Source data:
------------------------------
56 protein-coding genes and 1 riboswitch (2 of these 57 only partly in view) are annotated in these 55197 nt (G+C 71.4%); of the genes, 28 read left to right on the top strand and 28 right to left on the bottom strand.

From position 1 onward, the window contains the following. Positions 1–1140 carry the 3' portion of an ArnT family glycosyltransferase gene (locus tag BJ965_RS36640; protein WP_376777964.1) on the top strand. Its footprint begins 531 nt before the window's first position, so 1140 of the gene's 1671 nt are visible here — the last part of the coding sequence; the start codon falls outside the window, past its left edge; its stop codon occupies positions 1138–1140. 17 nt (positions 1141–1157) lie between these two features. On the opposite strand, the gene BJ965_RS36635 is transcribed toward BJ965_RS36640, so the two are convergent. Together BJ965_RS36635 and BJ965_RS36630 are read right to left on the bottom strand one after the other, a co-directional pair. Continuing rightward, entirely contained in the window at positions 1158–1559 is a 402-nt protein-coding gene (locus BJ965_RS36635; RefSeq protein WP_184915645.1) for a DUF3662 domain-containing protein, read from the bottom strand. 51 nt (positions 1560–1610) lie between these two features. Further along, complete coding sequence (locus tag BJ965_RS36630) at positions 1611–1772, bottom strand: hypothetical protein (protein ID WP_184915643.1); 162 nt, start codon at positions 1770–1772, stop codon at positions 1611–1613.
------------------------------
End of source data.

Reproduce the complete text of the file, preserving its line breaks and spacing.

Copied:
56 protein-coding genes and 1 riboswitch (2 of these 57 only partly in view) are annotated in these 55197 nt (G+C 71.4%); of the genes, 28 read left to right on the top strand and 28 right to left on the bottom strand.

From position 1 onward, the window contains the following. Positions 1–1140 carry the 3' portion of an ArnT family glycosyltransferase gene (locus tag BJ965_RS36640; protein WP_376777964.1) on the top strand. Its footprint begins 531 nt before the window's first position, so 1140 of the gene's 1671 nt are visible here — the last part of the coding sequence; the start codon falls outside the window, past its left edge; its stop codon occupies positions 1138–1140. 17 nt (positions 1141–1157) lie between these two features. On the opposite strand, the gene BJ965_RS36635 is transcribed toward BJ965_RS36640, so the two are convergent. Together BJ965_RS36635 and BJ965_RS36630 are read right to left on the bottom strand one after the other, a co-directional pair. Continuing rightward, entirely contained in the window at positions 1158–1559 is a 402-nt protein-coding gene (locus BJ965_RS36635; RefSeq protein WP_184915645.1) for a DUF3662 domain-containing protein, read from the bottom strand. 51 nt (positions 1560–1610) lie between these two features. Further along, complete coding sequence (locus tag BJ965_RS36630) at positions 1611–1772, bottom strand: hypothetical protein (protein ID WP_184915643.1); 162 nt, start codon at positions 1770–1772, stop codon at positions 1611–1613.